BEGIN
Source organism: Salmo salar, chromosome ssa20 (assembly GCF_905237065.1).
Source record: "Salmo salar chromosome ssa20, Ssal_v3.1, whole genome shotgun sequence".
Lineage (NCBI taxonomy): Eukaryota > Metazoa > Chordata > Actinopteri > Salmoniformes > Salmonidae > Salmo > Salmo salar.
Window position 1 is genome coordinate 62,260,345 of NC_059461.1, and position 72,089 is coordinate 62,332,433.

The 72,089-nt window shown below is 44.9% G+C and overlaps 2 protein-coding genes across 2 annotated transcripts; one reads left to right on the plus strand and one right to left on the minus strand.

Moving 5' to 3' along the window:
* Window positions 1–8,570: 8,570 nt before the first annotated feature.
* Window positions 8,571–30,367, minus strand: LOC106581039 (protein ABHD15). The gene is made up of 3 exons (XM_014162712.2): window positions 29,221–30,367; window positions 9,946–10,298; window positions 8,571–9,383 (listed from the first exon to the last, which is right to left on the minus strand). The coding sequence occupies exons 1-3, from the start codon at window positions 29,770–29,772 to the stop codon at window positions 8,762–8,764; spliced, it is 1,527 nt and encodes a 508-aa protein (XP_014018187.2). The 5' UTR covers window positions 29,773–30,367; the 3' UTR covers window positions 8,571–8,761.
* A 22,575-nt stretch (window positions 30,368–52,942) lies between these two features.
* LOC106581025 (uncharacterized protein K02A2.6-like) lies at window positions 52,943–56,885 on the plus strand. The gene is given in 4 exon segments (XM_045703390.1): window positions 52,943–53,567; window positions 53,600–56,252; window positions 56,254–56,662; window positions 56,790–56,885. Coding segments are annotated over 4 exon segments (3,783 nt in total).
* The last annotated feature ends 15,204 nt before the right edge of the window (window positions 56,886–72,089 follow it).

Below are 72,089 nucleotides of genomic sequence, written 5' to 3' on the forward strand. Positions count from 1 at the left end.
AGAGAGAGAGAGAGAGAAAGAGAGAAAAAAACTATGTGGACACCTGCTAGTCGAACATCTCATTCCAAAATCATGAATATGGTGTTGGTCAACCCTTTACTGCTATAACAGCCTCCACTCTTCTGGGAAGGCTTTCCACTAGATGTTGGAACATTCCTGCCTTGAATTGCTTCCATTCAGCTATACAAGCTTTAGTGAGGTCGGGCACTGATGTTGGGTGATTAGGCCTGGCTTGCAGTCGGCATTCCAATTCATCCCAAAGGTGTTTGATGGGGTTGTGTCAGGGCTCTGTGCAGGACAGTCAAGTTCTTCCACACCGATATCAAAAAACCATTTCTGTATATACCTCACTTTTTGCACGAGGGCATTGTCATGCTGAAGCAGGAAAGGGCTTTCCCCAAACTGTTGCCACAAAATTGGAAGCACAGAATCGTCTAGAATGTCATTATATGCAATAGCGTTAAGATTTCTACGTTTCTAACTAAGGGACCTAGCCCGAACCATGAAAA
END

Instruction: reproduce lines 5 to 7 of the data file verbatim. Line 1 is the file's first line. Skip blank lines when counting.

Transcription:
The 72,089-nt window shown below is 44.9% G+C and overlaps 2 protein-coding genes across 2 annotated transcripts; one reads left to right on the plus strand and one right to left on the minus strand.

Moving 5' to 3' along the window:
* Window positions 1–8,570: 8,570 nt before the first annotated feature.